State of Elections

William & Mary Law School | Election Law Society

Tag: Republican Primaries

Can the South Carolina Republican Party Really Cancel its Presidential Primary?

By: Trevor Bernardo

GOP state committees in South Carolina, Kansas, Alaska, Arizona, and Nevada have all cancelled their primary or caucus elections for the 2020 presidential election.  The Minnesota GOP also recently announced that Trump would be the only Republican candidate on its primary ballot.  How can state parties avoid holding a primary election, even if only to confirm or re-nominate an incumbent, that will ultimately determine who will be on the general election ballot, and pledge electors to vote in the Electoral College?

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A Likely Crowded GOP Primary in Wisconsin’s 5th Congressional District Would Benefit from Ranked Choice Voting

By: Austin Plier

Wisconsin Republican Jim Sensenbrenner announced in early September that he will not run for a 22nd term representing the state’s 5th Congressional District in the U.S. House of Representatives. After a more than 40 year run in Congress, Sensenbrenner’s impending departure will create a sizeable opportunity for ambitious Republicans in the solidly red district. As GOP strategist Brian Fraley put it, the opening is “a once-in-a-political-lifetime opportunity for a whole host of candidates,” as it is the “safest Republican seat in the state.”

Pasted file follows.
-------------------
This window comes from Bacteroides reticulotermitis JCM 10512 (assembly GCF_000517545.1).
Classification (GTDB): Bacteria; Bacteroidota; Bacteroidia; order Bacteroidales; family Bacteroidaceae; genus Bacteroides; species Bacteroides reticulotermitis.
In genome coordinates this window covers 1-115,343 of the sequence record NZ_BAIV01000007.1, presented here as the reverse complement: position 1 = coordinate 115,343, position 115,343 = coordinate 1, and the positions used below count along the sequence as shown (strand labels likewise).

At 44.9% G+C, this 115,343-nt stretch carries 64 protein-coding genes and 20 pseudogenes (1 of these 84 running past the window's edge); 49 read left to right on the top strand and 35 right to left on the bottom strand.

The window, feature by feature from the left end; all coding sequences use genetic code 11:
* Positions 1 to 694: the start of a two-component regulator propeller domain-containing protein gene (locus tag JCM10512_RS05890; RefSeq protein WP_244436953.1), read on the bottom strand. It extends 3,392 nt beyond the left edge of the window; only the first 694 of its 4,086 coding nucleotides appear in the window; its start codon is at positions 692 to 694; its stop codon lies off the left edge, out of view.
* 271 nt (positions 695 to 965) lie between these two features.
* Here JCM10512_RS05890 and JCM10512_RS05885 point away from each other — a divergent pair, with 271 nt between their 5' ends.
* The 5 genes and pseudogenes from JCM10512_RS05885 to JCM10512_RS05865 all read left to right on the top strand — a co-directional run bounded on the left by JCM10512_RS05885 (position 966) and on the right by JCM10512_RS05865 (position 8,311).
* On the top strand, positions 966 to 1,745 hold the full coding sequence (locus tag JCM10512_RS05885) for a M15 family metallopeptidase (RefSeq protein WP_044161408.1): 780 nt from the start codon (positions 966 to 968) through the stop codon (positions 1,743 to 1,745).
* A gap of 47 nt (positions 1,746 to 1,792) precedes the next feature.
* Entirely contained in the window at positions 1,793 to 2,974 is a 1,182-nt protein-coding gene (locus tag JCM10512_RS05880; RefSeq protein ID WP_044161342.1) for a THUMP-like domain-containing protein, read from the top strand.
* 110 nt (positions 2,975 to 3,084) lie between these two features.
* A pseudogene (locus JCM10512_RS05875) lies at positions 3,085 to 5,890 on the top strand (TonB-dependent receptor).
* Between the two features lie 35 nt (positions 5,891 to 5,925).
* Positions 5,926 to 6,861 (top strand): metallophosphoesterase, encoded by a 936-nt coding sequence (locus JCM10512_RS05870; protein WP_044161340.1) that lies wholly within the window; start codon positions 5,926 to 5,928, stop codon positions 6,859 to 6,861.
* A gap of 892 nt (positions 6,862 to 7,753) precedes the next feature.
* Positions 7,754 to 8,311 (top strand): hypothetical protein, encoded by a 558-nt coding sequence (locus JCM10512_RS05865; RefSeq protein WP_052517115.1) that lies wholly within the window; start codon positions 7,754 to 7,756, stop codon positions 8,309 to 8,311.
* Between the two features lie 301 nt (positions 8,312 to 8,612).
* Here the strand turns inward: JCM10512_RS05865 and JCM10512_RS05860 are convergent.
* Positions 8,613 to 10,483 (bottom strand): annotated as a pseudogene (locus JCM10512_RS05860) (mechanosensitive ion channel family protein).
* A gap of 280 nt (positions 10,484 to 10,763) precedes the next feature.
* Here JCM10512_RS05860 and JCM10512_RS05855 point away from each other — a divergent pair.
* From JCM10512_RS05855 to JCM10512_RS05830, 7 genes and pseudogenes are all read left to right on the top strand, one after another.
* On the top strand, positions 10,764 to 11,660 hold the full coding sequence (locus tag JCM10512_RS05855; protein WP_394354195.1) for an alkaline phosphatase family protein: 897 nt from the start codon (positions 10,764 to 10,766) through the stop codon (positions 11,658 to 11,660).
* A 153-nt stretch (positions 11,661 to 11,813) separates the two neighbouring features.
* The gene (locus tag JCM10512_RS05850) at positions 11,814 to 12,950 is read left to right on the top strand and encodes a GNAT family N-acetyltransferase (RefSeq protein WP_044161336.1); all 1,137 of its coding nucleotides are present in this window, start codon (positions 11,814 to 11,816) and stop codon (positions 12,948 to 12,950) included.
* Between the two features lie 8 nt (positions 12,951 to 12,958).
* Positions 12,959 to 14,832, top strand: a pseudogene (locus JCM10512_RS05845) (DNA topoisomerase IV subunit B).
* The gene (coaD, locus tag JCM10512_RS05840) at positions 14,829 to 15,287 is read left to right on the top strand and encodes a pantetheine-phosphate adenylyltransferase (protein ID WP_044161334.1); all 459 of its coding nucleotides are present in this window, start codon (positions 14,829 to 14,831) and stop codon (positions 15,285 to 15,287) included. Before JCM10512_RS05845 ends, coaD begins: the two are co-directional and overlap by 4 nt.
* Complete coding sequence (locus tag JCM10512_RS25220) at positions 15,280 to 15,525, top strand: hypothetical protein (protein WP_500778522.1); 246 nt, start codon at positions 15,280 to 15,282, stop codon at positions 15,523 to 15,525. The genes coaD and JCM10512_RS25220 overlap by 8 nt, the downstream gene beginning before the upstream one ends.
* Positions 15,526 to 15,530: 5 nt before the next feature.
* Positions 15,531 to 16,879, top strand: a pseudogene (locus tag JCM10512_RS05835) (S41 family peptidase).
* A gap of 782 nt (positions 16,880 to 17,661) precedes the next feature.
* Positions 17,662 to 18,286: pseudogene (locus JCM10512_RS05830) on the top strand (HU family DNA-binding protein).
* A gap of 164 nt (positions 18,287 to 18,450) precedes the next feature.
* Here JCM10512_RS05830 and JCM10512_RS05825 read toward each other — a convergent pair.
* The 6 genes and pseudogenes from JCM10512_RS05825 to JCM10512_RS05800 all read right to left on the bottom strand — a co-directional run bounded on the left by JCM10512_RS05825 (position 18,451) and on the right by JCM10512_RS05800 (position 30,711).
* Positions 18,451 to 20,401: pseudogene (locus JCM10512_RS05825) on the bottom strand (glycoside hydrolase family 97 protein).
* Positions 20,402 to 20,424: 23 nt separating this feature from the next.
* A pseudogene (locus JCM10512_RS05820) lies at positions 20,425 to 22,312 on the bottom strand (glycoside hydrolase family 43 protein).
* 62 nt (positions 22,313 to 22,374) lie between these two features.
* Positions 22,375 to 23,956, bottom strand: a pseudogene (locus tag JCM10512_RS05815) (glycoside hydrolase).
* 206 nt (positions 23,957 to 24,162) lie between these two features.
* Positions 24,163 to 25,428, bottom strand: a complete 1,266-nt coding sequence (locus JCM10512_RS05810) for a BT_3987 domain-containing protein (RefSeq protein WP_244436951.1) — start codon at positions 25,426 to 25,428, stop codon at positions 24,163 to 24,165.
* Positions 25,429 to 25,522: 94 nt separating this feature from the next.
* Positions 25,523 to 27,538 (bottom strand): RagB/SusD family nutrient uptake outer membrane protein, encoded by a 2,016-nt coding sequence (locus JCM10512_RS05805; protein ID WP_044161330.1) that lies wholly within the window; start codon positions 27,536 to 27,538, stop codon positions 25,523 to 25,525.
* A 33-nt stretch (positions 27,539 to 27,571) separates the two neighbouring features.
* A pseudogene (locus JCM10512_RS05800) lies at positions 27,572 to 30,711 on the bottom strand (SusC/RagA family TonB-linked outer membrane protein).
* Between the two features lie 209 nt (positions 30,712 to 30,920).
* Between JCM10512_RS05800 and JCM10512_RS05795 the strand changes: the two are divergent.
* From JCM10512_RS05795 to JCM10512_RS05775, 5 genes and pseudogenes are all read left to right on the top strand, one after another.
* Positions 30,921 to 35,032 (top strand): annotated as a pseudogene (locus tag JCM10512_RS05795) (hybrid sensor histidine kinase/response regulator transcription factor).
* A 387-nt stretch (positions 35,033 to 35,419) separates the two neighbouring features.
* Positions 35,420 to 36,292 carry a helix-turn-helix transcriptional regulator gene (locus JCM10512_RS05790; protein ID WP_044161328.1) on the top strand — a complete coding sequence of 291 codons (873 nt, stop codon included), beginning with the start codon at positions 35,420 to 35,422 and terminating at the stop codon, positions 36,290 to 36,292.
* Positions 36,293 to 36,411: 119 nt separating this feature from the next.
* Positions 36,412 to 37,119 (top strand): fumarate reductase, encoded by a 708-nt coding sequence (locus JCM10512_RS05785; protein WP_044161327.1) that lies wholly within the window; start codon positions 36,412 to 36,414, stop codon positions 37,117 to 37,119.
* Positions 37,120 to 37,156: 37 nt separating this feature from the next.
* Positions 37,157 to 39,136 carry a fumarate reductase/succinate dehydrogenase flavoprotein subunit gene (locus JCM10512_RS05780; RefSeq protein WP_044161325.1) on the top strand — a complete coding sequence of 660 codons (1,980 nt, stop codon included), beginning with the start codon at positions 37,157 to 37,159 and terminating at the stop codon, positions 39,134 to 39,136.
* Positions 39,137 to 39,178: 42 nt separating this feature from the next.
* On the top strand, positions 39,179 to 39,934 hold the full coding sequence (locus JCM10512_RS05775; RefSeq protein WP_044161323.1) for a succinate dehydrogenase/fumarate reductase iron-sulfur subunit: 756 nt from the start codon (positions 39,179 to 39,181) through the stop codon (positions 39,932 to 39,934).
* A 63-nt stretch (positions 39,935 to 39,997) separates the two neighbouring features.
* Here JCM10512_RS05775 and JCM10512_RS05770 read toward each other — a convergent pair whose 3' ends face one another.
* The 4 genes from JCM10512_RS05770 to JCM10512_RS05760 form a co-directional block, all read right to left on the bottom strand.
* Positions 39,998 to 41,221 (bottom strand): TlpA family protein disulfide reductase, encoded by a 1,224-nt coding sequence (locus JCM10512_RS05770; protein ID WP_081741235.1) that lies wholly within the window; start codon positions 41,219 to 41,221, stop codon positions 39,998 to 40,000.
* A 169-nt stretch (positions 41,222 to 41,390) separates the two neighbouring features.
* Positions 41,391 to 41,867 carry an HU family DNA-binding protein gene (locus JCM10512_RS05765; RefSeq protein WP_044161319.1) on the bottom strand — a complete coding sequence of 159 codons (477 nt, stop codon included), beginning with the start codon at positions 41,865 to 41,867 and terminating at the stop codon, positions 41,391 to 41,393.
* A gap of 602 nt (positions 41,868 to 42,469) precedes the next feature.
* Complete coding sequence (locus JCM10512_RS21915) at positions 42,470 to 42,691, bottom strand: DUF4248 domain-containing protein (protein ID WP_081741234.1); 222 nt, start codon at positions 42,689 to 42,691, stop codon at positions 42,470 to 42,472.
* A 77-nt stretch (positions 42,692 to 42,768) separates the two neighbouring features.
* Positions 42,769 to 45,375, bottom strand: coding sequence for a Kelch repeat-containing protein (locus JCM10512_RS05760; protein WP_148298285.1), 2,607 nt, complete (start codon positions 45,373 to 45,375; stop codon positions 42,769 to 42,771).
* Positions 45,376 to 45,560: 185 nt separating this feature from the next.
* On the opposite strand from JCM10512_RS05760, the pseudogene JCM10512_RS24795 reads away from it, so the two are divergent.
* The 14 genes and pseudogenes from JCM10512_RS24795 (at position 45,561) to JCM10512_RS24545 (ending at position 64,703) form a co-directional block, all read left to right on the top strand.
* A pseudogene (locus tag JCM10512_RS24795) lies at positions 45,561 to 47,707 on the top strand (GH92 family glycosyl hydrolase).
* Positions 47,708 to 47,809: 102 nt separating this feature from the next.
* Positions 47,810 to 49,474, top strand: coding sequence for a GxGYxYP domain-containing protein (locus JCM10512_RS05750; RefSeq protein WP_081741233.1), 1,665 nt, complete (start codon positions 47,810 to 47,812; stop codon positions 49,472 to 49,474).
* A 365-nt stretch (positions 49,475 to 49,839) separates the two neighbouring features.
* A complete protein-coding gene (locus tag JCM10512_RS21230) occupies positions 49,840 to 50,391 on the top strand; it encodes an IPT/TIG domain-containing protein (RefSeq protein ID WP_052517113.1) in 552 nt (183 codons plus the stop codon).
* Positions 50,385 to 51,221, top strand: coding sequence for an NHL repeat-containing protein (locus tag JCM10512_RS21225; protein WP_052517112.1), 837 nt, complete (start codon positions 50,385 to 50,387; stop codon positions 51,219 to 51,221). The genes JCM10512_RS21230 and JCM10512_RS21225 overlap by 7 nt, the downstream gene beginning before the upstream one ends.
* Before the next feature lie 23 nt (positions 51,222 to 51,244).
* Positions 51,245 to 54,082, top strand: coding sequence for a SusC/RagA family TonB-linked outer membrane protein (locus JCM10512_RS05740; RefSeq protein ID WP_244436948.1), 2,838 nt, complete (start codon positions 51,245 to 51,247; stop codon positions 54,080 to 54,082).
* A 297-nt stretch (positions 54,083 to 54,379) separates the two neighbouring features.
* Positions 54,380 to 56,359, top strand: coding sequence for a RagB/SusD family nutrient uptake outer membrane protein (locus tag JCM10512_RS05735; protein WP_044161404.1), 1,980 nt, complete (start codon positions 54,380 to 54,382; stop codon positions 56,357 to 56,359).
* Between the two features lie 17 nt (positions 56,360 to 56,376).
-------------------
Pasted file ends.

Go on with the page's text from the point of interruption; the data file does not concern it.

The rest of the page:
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The Front-Loading Problem: North Carolina Joins the Primary

By: Laura Wright

On September 24th, the North Carolina legislature passed House Bill 373 which, if signed by Governor Pat McRory, will move North Carolina’s presidential, state, and local primaries up from May to March 15th. Sponsored by Riddell (R), Whitmire (R), Brockman (D), and Iler (R), the bill passed with a 52-49 vote in the House and a 30-13 vote in the Senate.

With this move of the primary date come some other changes. The last day for candidates to submit their name to the primary ballot is December 16th. In order to get on the ballot, candidates must collect 10,000 signatures from qualified voters who are registered to the party of that candidate. These signatures must be verified at least 10 days before filing. For candidates wishing to get their name on the primary ballot, be they presidential, state-wide, or local, the clock is ticking.

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